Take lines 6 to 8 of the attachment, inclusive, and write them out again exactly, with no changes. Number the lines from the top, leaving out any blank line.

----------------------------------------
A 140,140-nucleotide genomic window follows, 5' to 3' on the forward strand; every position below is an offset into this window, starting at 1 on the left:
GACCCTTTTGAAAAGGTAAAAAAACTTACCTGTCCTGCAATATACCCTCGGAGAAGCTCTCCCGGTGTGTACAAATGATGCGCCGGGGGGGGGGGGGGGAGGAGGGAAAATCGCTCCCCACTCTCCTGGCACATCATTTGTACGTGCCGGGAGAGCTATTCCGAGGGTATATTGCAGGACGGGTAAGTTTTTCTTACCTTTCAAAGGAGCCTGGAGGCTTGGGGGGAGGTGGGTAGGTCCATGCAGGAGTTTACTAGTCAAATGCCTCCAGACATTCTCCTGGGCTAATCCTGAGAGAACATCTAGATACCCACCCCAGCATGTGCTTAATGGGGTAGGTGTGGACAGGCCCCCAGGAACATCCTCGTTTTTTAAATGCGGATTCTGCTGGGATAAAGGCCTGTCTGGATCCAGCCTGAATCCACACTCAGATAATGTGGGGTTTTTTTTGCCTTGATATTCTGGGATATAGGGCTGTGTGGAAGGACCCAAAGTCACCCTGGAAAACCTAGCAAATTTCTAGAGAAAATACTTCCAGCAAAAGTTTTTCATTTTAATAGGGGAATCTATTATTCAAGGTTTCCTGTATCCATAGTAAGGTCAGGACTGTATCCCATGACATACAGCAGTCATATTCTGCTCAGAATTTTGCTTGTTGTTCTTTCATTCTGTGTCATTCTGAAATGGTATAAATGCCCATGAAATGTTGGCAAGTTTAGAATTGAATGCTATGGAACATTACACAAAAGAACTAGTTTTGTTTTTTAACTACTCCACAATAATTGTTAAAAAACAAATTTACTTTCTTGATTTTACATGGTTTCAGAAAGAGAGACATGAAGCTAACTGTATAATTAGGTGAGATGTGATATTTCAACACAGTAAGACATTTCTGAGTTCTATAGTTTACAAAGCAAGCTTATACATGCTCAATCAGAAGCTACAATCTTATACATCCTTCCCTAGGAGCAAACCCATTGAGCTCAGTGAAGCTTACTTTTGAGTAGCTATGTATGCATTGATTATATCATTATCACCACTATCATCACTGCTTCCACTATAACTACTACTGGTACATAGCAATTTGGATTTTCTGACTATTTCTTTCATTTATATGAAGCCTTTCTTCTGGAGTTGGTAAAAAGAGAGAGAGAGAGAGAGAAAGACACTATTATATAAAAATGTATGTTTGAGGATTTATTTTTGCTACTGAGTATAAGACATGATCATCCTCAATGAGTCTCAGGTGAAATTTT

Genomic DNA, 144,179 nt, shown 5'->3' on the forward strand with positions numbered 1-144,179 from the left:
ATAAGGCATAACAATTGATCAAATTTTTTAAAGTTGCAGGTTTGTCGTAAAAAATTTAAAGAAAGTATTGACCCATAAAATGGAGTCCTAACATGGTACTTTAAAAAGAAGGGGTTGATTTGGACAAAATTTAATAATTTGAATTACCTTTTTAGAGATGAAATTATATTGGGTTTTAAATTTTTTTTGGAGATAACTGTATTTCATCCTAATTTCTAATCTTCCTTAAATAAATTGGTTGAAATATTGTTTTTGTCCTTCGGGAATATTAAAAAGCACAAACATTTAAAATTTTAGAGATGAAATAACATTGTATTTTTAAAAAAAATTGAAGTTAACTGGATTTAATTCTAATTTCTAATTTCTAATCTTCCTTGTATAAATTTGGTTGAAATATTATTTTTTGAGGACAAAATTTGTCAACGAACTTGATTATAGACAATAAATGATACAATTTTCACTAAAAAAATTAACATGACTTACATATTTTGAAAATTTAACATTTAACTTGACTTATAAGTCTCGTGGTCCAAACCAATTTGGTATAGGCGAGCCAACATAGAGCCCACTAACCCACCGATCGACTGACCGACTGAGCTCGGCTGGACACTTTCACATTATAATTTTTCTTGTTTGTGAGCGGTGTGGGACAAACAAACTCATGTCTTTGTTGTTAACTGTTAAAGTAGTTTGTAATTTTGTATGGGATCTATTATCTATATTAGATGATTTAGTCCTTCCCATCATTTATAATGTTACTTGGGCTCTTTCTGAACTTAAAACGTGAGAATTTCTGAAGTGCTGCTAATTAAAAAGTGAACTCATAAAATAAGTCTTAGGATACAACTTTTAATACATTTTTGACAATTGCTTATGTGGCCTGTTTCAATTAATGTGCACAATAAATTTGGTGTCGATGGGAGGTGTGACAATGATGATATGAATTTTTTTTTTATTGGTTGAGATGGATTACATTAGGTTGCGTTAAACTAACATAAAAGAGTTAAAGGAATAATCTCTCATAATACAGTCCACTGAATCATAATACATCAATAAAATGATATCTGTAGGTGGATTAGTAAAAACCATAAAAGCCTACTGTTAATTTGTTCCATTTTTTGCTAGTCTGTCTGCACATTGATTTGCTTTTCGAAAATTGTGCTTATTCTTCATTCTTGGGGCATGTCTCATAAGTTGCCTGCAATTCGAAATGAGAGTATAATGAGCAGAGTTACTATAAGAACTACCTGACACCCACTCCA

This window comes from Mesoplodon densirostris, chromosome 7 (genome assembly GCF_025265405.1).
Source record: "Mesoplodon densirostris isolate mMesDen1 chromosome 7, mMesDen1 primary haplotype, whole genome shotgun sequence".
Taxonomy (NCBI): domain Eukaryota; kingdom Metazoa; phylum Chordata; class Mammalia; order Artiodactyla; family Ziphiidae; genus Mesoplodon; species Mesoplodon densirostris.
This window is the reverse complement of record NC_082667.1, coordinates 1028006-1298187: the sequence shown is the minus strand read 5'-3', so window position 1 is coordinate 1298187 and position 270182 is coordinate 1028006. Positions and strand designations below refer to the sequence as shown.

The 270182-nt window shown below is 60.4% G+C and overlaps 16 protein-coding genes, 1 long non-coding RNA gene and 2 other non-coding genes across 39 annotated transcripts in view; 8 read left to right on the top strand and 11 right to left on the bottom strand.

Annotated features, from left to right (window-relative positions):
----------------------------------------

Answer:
Source record: "Mesoplodon densirostris isolate mMesDen1 chromosome 7, mMesDen1 primary haplotype, whole genome shotgun sequence".
Taxonomy (NCBI): domain Eukaryota; kingdom Metazoa; phylum Chordata; class Mammalia; order Artiodactyla; family Ziphiidae; genus Mesoplodon; species Mesoplodon densirostris.
This window is the reverse complement of record NC_082667.1, coordinates 1028006-1298187: the sequence shown is the minus strand read 5'-3', so window position 1 is coordinate 1298187 and position 270182 is coordinate 1028006. Positions and strand designations below refer to the sequence as shown.